His own family life and history is detailed throughout in a somewhat disorderly manner, but the composite when the book is done is clear.  He's had a busy life, and at 80 now he stays busy, always reading and at times still editing.  Building up his life from modest means, he now has a house in Miami Beach, an apartment in the best part of the 6th in Paris,on Rue Jacob between Boulevard St. Germain and the Seine, a country house in Connecticut that his wife loves(he is not a nature man), as well as his digs in Manhattan.  He takes advantage of all places not in the country side.

The one thing that was odd about this book, from this perspective, is that it has very few chapters or breaks.  In a book of a little more than 320 pages, there are chapters as long as 95 pages, 65 pages, and 40 pages.  These chapters have no breaks at all, even of a couple of spaces,  as the stories within them are always changing, on the move.  Gottlieb is an editor so obviously this is on purpose but it is different from the style of many books these days.  Maybe he thinks that most readers are like him, a man who is dedicated to reading books at one sitting if possible.

He is an avid reader.

Friday, September 30, 2016

Endorsements of Gary Johnson?

Newspapers or media outlets that endorse Gary Johnson are bailing out in a way that does not work at all.  Gary Johnson, at times, can hardly remember his own name.  That's a bad exaggeration from here, but not inappropriate.  This man is widely unread, the Sarah Palin of this election season.  Why would some major newspapers endorse him.  Because he is a him and wears jeans?

Obviously, it is because the two major candidates are unappealing to them.  How could Johnson possibly appeal to them?  Is it simply his Libertarian party connection.  One could guess not, as some of the newspaper endorsements come from constituencies that are not so strong on the values of that group.  The answer is that it is simply a protest vote that defaulted into Johnson.  If Weld were the presidential candidate, there might be a reason.  With Johnson, it is simple cynicism, or baby stomping feet.

If no candidate satisfies, these newspapers should simply state their opinions on the facts and say that they leave it up to the voters.  Is that unreasonable?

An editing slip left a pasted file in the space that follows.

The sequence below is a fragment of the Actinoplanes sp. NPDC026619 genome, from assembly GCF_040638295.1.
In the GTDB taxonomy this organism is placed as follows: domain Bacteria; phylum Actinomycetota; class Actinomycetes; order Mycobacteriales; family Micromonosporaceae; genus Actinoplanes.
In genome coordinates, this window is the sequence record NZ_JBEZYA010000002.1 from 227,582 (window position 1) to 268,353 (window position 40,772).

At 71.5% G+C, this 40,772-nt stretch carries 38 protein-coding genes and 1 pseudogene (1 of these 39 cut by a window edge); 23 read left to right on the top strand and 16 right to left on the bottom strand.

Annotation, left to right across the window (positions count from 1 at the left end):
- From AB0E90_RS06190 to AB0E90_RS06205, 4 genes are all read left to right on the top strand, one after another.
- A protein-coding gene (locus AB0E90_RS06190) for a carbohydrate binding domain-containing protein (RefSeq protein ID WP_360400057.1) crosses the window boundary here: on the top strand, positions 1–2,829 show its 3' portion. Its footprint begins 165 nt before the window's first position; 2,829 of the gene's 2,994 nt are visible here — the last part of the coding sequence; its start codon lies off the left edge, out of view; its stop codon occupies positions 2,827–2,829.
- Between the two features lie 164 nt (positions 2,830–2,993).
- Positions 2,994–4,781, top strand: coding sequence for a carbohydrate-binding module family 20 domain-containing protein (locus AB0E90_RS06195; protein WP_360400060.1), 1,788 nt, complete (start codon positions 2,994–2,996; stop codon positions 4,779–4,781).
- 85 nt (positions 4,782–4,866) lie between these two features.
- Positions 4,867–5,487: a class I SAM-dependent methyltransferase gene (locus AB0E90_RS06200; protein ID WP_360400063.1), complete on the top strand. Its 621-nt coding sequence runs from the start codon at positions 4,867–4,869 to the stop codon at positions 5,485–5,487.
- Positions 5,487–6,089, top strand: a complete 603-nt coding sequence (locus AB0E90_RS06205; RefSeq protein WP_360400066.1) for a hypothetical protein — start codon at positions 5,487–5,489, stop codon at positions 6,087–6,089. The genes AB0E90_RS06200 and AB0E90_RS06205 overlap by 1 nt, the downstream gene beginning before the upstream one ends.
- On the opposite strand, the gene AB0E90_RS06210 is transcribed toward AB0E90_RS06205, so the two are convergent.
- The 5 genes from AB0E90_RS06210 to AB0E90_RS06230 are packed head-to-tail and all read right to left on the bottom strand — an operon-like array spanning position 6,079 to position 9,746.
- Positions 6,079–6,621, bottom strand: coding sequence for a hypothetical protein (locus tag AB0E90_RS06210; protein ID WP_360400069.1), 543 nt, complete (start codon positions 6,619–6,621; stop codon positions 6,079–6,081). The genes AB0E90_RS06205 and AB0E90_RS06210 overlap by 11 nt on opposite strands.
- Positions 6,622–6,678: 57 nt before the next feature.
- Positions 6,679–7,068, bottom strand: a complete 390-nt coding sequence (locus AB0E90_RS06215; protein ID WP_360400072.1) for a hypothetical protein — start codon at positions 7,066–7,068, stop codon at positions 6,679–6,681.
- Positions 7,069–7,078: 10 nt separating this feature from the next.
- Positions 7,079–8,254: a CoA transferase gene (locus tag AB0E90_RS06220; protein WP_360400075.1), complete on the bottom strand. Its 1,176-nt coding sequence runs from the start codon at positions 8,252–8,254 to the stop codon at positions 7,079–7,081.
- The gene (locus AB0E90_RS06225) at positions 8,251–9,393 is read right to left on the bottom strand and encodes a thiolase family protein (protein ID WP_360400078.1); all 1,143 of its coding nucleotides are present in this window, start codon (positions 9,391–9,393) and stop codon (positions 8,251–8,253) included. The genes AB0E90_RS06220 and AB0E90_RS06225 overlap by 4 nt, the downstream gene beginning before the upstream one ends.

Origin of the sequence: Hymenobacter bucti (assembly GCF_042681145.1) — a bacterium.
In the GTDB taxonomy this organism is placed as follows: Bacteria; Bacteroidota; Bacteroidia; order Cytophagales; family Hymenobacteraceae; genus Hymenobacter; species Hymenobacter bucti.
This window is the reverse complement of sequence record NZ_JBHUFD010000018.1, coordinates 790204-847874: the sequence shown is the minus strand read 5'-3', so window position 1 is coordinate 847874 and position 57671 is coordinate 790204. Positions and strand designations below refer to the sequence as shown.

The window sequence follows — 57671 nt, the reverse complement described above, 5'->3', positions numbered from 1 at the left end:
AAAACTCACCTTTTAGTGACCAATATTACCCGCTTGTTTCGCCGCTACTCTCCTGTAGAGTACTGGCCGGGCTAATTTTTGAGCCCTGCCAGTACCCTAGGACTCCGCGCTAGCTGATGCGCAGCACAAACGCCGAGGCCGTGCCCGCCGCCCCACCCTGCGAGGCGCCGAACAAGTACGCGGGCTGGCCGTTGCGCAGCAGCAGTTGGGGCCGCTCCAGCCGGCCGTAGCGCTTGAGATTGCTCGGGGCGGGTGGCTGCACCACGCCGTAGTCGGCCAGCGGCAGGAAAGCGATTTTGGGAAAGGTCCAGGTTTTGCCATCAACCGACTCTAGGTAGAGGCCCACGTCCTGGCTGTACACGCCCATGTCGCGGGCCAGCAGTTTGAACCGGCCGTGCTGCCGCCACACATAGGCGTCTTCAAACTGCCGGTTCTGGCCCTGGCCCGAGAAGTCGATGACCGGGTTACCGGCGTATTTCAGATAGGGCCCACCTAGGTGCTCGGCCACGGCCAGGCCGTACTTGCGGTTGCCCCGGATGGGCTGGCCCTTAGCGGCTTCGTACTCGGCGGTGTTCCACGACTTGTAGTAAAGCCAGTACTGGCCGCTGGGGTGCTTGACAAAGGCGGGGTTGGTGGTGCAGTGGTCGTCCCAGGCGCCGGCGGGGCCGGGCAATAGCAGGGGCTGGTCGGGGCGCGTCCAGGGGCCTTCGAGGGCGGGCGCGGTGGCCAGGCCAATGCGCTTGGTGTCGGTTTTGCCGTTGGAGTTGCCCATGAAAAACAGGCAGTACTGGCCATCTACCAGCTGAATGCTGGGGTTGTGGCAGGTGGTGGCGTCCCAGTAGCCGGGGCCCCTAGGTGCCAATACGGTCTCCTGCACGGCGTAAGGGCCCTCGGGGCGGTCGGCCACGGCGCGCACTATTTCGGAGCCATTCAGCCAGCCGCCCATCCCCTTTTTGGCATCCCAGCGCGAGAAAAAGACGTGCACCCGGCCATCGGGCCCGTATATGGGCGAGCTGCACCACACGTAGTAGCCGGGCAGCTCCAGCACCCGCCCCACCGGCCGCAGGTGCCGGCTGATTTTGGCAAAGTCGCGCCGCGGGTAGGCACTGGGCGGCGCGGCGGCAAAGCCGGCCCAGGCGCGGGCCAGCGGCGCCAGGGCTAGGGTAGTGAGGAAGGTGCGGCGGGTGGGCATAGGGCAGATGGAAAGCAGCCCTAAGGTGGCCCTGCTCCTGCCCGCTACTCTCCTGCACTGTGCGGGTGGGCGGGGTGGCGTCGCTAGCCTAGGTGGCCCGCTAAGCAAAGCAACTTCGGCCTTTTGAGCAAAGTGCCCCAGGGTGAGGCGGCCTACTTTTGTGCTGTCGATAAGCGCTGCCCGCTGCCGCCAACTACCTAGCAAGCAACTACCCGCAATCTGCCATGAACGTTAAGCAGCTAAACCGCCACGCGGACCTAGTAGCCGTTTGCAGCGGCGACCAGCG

Thursday, September 29, 2016

Comments on "Still Alice" and "This Boy's Life", films

A few nights ago, "Still Alice" was watched here on HBO.  It had been seen almost two years ago when it opened and at the time was seen as special.  A new viewing last night saw not only some new provocative aspects of Alzheimer's that had not been noticed in the film before, but also some new thoughts about how shallow the film is in some ways.

What was newly noticed, on the insightful side, was the comment on the effect of medications, none stopping the progress of the disease but possibly effective in the amelioration of the symptoms short term.  That was known but not fully appreciated at the time.  Also, and completely overlooked before, was the impact on speech which is apparently ubiquitous with this disability.  To still be able to understand others, but to not be able to get the words out, reminded me of ALS.  A doctor here says that there is no relationship, although for the patient it is surely the same dilemma.  That we know. While the perceived wisdom of the medical community is that dementia diseases do not cause death, the film does depict the radical increase of fatigue and withdrawal from life that occurs, certainly a form of death to a family if not to physicians.

What is now seen as somewhat superficial in the film was the family impact and dynamic.  Everyone stays basically the same.  The husband of Alice continues his life work unabated, with only a few nuisance events.  The children stay on the tracks of their lives, excluding one scare that is unexplored. What is missing is the actual physical pain of the sufferer and the complete exhaustion and frustration of the caretakers.  Other than a feeling of loss, where is the sense of regret and resentment of the afflicted person.  Where is the pain of trying so hard, so hard, to act normal to provide a facade for friends and family that ultimately does not work.  Where is the anger at this outcome by family and caretakers that must be restrained.  Where is their complete exhaustion?

It's a good film, a timely film, but there must be better ones out there in the past, or someday soon.

"This Boy's Life" debuted in 1993.  That was in year two of a period of at least 12 years when only a few choice films were seen here, or even noticed.  It was the period of all corporate work leading to periods of a few weeks of all out vacation intensity.  No rest in either mode.